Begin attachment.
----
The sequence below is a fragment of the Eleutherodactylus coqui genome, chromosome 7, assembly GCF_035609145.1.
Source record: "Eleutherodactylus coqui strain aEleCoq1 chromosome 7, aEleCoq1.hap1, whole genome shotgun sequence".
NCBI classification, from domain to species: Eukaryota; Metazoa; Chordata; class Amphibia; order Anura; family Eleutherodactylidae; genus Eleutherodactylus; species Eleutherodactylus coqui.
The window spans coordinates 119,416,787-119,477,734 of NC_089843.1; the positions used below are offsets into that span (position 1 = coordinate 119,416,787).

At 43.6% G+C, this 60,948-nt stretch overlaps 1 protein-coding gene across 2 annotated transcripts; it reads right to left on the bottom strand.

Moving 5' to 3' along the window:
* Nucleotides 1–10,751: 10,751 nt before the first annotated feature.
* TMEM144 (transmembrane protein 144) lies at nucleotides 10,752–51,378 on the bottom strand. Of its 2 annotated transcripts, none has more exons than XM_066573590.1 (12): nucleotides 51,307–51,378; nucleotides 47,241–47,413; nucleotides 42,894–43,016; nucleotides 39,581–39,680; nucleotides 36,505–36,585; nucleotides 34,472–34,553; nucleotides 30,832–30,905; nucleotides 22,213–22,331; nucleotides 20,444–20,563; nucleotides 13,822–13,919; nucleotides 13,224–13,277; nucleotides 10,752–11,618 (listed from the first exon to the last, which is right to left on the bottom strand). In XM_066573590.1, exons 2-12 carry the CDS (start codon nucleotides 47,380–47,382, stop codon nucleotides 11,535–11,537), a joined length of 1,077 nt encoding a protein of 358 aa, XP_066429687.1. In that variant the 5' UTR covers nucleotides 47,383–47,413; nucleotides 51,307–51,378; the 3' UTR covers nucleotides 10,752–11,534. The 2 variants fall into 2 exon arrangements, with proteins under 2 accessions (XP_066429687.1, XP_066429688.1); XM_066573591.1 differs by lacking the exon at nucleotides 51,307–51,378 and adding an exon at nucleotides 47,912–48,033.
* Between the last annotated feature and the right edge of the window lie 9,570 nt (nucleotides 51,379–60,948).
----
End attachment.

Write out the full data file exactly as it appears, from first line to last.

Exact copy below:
The sequence below is a fragment of the Eleutherodactylus coqui genome, chromosome 7, assembly GCF_035609145.1.
Source record: "Eleutherodactylus coqui strain aEleCoq1 chromosome 7, aEleCoq1.hap1, whole genome shotgun sequence".
NCBI classification, from domain to species: Eukaryota; Metazoa; Chordata; class Amphibia; order Anura; family Eleutherodactylidae; genus Eleutherodactylus; species Eleutherodactylus coqui.
The window spans coordinates 119,416,787-119,477,734 of NC_089843.1; the positions used below are offsets into that span (position 1 = coordinate 119,416,787).

At 43.6% G+C, this 60,948-nt stretch overlaps 1 protein-coding gene across 2 annotated transcripts; it reads right to left on the bottom strand.

Moving 5' to 3' along the window:
* Nucleotides 1–10,751: 10,751 nt before the first annotated feature.
* TMEM144 (transmembrane protein 144) lies at nucleotides 10,752–51,378 on the bottom strand. Of its 2 annotated transcripts, none has more exons than XM_066573590.1 (12): nucleotides 51,307–51,378; nucleotides 47,241–47,413; nucleotides 42,894–43,016; nucleotides 39,581–39,680; nucleotides 36,505–36,585; nucleotides 34,472–34,553; nucleotides 30,832–30,905; nucleotides 22,213–22,331; nucleotides 20,444–20,563; nucleotides 13,822–13,919; nucleotides 13,224–13,277; nucleotides 10,752–11,618 (listed from the first exon to the last, which is right to left on the bottom strand). In XM_066573590.1, exons 2-12 carry the CDS (start codon nucleotides 47,380–47,382, stop codon nucleotides 11,535–11,537), a joined length of 1,077 nt encoding a protein of 358 aa, XP_066429687.1. In that variant the 5' UTR covers nucleotides 47,383–47,413; nucleotides 51,307–51,378; the 3' UTR covers nucleotides 10,752–11,534. The 2 variants fall into 2 exon arrangements, with proteins under 2 accessions (XP_066429687.1, XP_066429688.1); XM_066573591.1 differs by lacking the exon at nucleotides 51,307–51,378 and adding an exon at nucleotides 47,912–48,033.
* Between the last annotated feature and the right edge of the window lie 9,570 nt (nucleotides 51,379–60,948).